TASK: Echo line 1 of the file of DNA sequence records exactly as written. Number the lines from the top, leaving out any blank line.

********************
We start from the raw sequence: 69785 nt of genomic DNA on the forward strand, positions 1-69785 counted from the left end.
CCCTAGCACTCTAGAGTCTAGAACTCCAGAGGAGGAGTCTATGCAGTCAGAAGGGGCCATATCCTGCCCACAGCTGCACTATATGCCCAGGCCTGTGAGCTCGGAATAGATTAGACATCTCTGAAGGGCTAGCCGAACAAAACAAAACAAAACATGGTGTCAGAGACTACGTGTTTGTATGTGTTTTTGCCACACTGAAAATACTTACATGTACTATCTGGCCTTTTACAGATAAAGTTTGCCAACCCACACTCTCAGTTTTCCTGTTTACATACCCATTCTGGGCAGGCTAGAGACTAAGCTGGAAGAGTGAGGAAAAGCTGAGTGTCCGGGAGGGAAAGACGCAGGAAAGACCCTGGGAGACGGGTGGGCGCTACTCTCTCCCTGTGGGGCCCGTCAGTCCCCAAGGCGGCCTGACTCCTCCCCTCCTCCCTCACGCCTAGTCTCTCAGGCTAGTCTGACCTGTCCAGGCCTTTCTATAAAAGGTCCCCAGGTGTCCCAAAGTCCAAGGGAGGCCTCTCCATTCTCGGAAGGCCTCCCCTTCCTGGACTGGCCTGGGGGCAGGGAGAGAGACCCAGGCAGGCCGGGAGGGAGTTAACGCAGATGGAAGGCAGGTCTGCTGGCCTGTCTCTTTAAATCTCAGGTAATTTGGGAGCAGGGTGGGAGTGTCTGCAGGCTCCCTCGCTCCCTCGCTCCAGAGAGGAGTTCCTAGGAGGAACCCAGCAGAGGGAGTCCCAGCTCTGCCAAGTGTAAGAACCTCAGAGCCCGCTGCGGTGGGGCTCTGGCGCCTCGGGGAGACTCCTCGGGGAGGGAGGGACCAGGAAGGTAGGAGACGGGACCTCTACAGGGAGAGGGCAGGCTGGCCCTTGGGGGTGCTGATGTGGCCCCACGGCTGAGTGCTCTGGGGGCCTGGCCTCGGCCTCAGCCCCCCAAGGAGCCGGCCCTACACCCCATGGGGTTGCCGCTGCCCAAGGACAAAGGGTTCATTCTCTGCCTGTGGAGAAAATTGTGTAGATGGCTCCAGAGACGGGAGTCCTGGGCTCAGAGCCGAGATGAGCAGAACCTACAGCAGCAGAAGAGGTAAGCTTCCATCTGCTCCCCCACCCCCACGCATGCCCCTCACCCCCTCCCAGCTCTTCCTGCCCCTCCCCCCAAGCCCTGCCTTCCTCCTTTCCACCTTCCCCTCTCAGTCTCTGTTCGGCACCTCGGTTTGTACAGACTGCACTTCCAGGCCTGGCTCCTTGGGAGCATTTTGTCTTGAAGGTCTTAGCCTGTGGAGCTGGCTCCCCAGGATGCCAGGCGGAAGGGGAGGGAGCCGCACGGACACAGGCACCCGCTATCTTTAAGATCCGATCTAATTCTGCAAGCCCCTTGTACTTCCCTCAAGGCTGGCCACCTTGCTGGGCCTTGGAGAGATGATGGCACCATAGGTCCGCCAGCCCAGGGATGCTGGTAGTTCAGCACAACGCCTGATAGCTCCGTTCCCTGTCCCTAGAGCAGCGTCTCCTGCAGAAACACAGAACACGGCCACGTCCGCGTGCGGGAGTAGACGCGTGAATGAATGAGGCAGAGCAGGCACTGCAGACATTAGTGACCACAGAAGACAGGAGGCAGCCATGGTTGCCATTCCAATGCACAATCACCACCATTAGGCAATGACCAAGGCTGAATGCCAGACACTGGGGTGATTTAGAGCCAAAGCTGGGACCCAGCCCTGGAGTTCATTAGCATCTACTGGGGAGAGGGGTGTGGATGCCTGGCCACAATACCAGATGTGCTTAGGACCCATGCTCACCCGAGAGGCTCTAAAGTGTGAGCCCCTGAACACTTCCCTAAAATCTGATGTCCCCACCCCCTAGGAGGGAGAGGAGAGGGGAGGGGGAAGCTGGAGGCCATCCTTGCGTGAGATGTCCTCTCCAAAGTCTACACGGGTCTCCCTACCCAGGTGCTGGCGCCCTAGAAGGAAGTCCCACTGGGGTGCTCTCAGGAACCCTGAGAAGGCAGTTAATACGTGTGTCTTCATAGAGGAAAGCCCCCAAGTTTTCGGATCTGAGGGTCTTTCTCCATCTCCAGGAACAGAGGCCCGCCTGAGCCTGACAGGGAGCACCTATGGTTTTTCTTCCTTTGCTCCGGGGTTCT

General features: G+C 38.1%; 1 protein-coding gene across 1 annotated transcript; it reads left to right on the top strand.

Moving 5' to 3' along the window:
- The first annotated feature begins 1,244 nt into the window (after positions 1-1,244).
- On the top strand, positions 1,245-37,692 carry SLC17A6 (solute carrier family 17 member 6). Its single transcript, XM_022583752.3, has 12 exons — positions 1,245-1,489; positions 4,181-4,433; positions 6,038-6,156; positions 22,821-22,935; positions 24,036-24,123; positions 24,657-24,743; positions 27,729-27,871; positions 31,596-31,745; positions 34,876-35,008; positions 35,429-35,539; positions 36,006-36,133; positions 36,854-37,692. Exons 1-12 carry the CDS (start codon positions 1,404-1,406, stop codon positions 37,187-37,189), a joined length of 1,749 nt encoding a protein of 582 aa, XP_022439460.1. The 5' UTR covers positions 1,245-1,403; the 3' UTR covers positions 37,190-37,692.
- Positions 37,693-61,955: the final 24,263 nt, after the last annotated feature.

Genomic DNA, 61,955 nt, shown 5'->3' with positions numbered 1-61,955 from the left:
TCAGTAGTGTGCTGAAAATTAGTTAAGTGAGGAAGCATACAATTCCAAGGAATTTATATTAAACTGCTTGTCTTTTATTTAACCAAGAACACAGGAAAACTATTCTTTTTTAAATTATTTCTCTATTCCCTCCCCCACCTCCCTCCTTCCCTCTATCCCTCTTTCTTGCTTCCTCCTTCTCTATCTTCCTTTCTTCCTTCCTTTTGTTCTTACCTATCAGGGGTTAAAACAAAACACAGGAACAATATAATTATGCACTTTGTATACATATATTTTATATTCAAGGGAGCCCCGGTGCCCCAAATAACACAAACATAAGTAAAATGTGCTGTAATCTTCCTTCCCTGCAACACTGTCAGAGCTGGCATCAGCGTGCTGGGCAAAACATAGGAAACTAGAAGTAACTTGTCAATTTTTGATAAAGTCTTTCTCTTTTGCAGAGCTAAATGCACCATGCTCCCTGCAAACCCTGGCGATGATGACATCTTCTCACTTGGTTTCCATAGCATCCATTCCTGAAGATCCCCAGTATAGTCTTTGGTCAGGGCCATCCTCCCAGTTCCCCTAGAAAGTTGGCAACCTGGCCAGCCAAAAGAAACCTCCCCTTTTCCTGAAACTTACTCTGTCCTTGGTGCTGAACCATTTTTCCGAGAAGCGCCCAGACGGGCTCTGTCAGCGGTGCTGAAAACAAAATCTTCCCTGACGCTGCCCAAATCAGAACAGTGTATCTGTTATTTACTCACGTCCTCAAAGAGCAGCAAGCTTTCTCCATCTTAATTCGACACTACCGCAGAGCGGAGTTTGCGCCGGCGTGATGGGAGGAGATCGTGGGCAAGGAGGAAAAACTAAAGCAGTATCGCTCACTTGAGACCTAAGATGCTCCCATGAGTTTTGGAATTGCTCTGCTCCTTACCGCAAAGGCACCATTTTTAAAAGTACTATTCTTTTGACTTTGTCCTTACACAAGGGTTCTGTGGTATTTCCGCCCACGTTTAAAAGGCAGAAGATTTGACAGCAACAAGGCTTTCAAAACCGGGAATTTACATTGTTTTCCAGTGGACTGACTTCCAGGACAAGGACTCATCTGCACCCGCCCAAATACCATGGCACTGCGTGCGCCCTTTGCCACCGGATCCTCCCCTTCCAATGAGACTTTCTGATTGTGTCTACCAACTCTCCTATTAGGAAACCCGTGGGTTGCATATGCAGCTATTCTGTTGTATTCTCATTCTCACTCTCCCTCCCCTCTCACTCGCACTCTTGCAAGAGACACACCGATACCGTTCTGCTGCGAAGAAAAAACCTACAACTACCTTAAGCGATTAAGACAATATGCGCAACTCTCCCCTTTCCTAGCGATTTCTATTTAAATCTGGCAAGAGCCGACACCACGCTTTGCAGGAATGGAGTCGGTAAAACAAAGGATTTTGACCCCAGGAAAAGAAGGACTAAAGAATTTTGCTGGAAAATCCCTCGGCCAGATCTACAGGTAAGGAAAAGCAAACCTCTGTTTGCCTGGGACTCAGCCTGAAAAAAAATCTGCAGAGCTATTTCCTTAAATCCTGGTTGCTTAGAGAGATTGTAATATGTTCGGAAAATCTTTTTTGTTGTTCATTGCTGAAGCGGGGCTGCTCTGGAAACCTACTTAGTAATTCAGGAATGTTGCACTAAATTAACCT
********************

We start from the raw sequence: 69785 nt of genomic DNA on the forward strand, positions 1-69785 counted from the left end.